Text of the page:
Take a deep breath! The fresh air and green nature in the mountainous area of Maubisse is astonishing. However, the journey from Dili, the capital of Timor Leste, to Maubisse requires a bit of an adventurous attitude.
Last November the 70 kilometers ride took three hours along the road that was under construction until halfway but already in heavy use. At the same time, as road construction workers with machinery tried to make progress, trucks were delivering supplies to mountain villages, and colorfully decorated buses were commuting workers between their homes and Dili. In the rainy season, the unpaved road became hazardous.
Scenic Maubisse is a popular weekend destination for townies, but it aims to attract foreign tourists too. Tourism is seen as a lever to improve the country's crappy economy, but there are many challenges to confront, for example, the travel infrastructure is still inadequate. For instance, when entering the country, you must have enough US dollars in cash because ATMs are not available, and the only credit card acceptance is Visa Card.
The currency is the US dollar, which makes everyday life expensive, even for wealthy travelers. It makes me wonder how people in one of the poorest countries in the world can survive.
Water, food, and shelter
Life in isolated villages is made of simple things - to satisfy the basic needs of water, food, shelter, and clothing. In Timor Leste, 70% of the population still lives in rural areas, and 40% below the poverty line.
It's an early afternoon at the market of Gleno village. A group of stallholders has crouched under the umbrella gossiping and chewing the betel leaf, the traditional stimulant which stains their teeth red.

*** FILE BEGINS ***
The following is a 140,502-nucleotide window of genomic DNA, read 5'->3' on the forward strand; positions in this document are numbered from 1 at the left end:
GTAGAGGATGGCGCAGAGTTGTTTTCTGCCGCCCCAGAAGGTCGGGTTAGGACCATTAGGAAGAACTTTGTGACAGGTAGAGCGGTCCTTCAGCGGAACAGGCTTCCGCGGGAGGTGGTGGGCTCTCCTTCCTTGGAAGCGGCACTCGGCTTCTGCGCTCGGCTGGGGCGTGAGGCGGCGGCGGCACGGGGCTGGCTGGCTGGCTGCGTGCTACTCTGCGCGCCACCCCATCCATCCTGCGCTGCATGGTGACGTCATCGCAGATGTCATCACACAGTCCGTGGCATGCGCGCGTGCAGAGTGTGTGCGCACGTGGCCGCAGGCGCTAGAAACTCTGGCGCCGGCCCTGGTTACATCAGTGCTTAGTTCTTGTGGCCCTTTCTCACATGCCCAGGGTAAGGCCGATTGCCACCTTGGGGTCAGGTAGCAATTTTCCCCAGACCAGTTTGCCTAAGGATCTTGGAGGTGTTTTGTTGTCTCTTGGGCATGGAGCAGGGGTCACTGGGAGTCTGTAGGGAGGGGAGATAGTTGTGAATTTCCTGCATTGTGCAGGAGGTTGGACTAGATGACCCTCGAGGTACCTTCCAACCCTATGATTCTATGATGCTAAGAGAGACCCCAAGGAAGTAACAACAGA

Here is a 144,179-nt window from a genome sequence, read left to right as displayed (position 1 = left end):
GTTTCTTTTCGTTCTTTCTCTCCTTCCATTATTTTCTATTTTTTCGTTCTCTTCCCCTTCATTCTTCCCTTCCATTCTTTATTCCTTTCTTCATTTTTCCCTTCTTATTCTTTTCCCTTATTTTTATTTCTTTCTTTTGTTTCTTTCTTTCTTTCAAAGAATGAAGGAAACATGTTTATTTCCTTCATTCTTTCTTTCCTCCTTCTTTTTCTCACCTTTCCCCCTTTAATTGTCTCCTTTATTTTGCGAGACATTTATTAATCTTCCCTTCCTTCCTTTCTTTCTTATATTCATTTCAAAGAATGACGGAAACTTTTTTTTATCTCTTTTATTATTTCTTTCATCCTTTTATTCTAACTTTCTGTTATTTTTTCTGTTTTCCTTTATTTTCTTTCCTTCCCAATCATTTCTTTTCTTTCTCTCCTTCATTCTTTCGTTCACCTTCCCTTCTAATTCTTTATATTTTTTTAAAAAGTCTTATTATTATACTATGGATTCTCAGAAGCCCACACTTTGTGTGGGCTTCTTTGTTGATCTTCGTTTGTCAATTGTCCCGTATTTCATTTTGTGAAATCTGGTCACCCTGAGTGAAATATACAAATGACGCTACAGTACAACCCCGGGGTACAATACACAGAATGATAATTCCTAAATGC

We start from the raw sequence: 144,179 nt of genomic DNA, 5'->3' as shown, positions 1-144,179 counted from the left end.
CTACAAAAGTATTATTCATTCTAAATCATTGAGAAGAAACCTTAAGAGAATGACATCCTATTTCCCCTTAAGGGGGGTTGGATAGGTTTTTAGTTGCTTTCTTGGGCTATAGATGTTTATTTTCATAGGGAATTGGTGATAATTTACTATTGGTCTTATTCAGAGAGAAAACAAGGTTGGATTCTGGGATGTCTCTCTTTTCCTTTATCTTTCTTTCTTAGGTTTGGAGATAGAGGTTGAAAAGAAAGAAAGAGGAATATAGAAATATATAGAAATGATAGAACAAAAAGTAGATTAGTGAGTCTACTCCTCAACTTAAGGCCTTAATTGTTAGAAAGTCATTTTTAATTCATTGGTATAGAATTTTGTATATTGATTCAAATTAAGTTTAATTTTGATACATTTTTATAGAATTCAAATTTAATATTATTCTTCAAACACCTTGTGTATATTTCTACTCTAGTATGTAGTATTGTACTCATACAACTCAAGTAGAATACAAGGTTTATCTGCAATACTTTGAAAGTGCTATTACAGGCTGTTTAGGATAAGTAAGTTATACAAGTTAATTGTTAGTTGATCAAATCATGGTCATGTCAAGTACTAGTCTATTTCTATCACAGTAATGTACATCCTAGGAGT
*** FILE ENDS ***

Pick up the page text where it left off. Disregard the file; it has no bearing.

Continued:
They sell cassava and sweet potatoes. Every morning they pick up the products from the local farmers and walk an hour to the market. I cannot see any solvent customers and wonder how their business and livelihood is really doing.
Safe drinking water is one of the scarcities in the rural area. Leublora Green Village is an eco-school and organic farm in Maubisse. The aim is to empower the community by educating sustainable agriculture and creating business opportunities. The organic farm, for example, is a village-owned cooperative that produces flowers, strawberries, and vegetables for sale.
Eco-school has invested in a water purification system that provides drinking water for the students and the community. Villagers no longer need to bring their water from long distances.
Oil didn't lift people out of poverty
After the independence in 2002 Timor Leste got access to the oil resources of the Timorese Sea, which created hopes for the country's prosperity.
Oil accounts for 90% of government revenues, but oil price fluctuations bring instability to the economy, and as the price drops, more and more oil has to be exported.
Furthermore, the gas and oil industry has not brought the added value or desired jobs. For example, the country's first refinery is still under construction.
The first years after the independence government's primary function was to rebuild infrastructure and strengthen civilian administration since the years of occupation.
For the moment, the biggest challenge is to create jobs for young people entering labor markets. About 60% of the population is under 25 years old.
While other countries in Southeast Asia are reaping 5% annual economic growth, Timor Leste's economic growth is negative. The government's persistent problem is how to use the best way the current gas and oil revenues to increase economic growth, create jobs for young people, and reduce poverty.
Text: Tanja Harjuniemi